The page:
Like the gravitational pull of the moon affects the tides and surfers who ride waves of the ocean, there’s an obvious swell in the popularity of wireless devices. Some research indicates that 87% of IT leaders consider their wireless network to be of a mission-critical importance. That’s the exact same network that wireless users are attempting to access with their devices.
(Yes, he's on a phone while surfing!)
Chances are they have been utilizing at least one wireless network to thumb through the applications on their wireless devices just prior to stumbling across this article. There is also a very high likelihood that they’ll be doing the same thing when they complete consumption of this content.
“Hang Ten” on the following figures; during 2013, 63% of Americans used their cell phone to access the internet. That study doesn’t indicate “how” users accessed the internet, but it would be interesting to see the number of people that accessed the internet with a wireless connection provided by their employer...though they probably wouldn’t provide that data if their names were attached during collection.
In any case, enterprises continue to expand their wired infrastructure to support use of those wireless devices (instead of burning through those expensive data plans) but of far greater concern is the applications that are running on those devices. Now more than ever, applications play a role in what users in education, healthcare and other enterprise-level environments are doing on a daily basis. Those same wireless devices that previously had only “personal use” associated with them, are now driving mission-critical applications and functions at work.
Like a 1960’s summer in New York, the mobile device industry is ripe with freedom and booming with engagement. Mobile now accounts for 12 percent of Americans’ media consumption time. Because we’re now constantly connected to our wireless devices, even the advertising industry has undergone a major shift in priorities. One advertising industry publication printed a study that shows the best way to reach consumers moving forward will be through mobile advertising - they are predicting an 83% growth, while trying to reach a consumer on their desktop or laptop in now a less than ideal investment.
Applications have now become a revenue-driving force, as well as mobile search which is projected to bring Google $1.76 billion in revenue during 2014. One mobile application is hardly “mission critical” but chances are that as a working professional, you have accessed LinkedIn at one point or another in your spare time. In case you haven’t (really?), LinkedIn offers a place for professionals to connect and the engagement level is picking up - no longer is it “a place where jobs are posted.”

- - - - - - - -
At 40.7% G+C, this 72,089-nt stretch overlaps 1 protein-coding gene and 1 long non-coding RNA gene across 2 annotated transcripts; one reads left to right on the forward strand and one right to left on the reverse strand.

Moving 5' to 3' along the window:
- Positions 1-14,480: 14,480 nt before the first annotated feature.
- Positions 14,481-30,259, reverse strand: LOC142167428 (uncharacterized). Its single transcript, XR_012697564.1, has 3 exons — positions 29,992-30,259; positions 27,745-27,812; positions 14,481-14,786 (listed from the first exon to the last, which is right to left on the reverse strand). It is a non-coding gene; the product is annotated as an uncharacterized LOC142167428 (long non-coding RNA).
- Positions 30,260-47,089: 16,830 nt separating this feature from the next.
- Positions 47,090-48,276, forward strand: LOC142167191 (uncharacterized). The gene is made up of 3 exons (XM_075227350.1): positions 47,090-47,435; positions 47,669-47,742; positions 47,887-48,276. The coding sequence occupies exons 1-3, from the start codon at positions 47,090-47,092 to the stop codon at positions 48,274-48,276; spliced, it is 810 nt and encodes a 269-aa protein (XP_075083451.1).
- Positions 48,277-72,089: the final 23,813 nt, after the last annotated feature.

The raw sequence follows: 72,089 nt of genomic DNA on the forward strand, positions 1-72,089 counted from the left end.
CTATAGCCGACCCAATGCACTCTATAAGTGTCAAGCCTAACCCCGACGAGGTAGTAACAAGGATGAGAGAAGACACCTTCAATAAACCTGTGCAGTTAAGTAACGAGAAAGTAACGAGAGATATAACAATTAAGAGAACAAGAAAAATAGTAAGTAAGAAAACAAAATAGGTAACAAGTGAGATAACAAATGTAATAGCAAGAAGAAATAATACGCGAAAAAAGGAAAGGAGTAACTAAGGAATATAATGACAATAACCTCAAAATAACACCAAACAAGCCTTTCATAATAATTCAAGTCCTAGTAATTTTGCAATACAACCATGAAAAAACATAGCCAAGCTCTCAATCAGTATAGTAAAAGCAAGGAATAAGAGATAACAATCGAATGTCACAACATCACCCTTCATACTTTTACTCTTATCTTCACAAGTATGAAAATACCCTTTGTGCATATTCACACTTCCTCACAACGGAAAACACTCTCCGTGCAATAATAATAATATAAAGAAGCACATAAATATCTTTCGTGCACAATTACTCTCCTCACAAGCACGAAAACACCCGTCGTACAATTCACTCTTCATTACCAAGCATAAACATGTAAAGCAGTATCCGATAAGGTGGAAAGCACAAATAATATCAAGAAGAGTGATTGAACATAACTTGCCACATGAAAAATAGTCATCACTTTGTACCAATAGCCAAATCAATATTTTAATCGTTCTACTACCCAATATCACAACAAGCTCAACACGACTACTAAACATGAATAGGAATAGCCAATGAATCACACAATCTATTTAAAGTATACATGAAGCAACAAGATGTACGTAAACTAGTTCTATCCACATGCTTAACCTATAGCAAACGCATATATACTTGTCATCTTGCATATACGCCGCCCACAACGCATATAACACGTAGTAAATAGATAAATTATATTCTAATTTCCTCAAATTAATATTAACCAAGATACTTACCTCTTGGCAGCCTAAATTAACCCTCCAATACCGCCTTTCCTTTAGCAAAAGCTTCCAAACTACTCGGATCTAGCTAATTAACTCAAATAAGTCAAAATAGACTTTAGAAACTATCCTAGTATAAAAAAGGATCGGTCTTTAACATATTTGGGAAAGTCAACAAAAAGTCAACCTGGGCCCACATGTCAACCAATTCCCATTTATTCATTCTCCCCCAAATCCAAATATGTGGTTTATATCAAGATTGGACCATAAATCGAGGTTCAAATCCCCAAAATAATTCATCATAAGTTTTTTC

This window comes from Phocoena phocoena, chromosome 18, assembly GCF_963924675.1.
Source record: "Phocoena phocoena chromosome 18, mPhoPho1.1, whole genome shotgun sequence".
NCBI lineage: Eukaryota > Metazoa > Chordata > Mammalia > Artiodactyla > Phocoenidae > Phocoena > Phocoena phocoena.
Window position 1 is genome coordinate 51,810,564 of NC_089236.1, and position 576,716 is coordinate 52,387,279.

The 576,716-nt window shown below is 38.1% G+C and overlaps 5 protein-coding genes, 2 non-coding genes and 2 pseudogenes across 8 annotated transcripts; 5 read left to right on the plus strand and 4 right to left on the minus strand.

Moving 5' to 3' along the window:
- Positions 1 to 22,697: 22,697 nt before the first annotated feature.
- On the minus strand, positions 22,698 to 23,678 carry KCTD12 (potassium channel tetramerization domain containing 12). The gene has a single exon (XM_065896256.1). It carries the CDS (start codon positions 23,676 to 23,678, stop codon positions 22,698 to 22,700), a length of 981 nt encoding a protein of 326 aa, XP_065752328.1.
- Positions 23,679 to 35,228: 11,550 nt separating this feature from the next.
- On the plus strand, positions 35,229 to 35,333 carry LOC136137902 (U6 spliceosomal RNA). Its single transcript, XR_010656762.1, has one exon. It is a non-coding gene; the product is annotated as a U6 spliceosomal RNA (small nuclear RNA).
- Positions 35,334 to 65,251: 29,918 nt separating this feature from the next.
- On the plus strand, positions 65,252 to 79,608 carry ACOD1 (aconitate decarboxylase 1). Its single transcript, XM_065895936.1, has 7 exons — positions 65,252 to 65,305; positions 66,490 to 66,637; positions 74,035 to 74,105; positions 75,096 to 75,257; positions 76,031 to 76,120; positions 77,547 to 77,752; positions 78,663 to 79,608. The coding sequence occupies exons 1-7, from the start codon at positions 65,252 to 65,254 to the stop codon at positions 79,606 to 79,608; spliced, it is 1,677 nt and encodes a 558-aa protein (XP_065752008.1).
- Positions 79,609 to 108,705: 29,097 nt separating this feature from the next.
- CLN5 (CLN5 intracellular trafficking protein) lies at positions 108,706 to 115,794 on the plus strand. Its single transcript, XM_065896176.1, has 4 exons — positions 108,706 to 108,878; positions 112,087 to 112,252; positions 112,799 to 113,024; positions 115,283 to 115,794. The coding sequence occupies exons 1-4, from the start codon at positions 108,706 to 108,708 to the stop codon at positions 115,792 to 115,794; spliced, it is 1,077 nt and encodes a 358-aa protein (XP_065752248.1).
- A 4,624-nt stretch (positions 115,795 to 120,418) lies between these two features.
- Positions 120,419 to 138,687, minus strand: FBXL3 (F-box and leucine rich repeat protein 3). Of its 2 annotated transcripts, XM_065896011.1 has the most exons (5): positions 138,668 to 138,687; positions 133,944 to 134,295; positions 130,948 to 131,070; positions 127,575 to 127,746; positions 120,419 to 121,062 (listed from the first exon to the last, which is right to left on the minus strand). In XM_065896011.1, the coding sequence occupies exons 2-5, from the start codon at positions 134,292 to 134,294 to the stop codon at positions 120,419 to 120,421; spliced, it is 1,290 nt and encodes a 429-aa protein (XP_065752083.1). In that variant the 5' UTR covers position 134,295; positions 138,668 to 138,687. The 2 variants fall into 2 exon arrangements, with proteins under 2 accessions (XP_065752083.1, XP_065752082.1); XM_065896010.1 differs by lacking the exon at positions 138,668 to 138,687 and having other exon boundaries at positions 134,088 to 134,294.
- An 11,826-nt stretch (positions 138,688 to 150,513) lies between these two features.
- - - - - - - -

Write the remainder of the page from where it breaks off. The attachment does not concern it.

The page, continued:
Industry leaders are now able to post content and provide their personal feedback as to the status of their specific marketplace. One great comment to a recent blog post was the following by Bennett Bayer, Global CMO & VP Strategy at Huawei Technologies:
“Mobile is all about the "3P's of Mobility" - Performance, Privacy and Personalization.”
So the data presented above makes it clear the direction in which we are going, but how can we be assured that we’re also getting the “3P’s of Mobility”?
To have “Performance”, you have to be prepared to support the number of devices that will be allowed to be a part of the wireless network. 802.11ac technology now available on the market is handling some of this concern, offering among other things, upgraded wireless connectivity. Ah, but beware the pitfalls of simply installing new access points boasting the new technology as bottlenecks could occur if the infrastructure can’t support your efforts.
To have the “Privacy”, certain advanced features will have to be implemented. By taking a look at a Next Generation Firewall from a manufacturer like Palo Alto Networks, you can give your enterprise additional protection against known (and even unknown) threats, especially when it comes to the applications running on your network.
With “Personalization”, clear policies must be in place when employees are connected wirelessly. Everyone has their issues with workplace efficiency from time-to-time but it might be helpful (depending on your policies) to have measures in place to prevent malware or spyware from infecting your network due to someone being lazy and/or careless.
Remember that with the increasing popularity of wireless devices, even the hackers have shifted their attention away from what’s wired and towards what’s popular - in hopes that they too might catch a big wave and ride it to accomplish their more sinister goals.
If you haven't already, it's time to start thinking about mobility. Whether you like it or not, you need to get your enterprise wireless network ready. If you have any questions or would like some advice on where to start, just contact us here. We are happy to help!